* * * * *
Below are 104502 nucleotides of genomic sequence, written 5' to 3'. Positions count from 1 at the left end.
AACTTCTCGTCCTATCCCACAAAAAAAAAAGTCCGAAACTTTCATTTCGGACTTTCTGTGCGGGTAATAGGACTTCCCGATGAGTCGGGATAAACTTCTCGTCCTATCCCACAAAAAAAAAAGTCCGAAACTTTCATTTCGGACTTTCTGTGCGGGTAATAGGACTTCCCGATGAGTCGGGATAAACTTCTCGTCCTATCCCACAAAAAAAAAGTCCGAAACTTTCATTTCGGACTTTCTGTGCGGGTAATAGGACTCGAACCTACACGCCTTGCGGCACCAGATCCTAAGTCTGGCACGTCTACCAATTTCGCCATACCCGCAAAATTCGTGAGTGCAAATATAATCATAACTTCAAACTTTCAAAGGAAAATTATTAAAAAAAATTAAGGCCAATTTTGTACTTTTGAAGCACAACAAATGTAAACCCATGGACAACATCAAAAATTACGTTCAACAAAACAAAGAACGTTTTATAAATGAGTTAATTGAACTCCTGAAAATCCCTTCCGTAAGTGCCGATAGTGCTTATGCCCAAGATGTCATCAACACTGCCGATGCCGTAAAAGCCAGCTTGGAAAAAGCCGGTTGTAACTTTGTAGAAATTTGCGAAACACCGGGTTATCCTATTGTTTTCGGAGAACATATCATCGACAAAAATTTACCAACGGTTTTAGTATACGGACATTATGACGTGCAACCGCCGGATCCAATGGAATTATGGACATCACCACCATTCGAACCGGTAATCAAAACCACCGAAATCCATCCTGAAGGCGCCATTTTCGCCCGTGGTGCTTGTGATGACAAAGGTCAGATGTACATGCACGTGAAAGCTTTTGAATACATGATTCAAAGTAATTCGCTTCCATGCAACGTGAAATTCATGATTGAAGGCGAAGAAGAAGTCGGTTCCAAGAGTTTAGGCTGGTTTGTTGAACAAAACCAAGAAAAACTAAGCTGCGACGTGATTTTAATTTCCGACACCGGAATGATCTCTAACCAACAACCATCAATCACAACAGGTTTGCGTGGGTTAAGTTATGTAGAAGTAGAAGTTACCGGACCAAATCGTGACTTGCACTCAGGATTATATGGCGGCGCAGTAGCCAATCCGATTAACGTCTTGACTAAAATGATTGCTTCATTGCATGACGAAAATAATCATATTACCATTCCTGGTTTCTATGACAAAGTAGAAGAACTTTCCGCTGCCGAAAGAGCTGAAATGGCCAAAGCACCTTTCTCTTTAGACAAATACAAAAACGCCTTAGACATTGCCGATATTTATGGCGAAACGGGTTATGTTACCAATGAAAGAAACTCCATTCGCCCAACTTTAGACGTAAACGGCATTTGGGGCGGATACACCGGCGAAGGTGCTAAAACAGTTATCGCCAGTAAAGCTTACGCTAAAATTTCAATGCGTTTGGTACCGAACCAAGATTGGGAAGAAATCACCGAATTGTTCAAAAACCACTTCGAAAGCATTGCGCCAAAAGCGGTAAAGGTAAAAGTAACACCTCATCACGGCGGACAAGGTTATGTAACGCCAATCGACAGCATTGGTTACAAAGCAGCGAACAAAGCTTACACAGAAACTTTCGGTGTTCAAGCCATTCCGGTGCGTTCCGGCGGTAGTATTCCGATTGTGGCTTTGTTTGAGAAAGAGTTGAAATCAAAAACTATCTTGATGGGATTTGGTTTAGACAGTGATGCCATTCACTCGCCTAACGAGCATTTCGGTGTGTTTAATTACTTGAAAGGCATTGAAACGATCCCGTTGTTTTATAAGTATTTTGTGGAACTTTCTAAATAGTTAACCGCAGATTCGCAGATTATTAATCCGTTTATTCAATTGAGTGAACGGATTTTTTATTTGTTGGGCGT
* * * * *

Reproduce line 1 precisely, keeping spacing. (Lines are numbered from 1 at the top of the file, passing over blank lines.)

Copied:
Below are 104502 nucleotides of genomic sequence, written 5' to 3'. Positions count from 1 at the left end.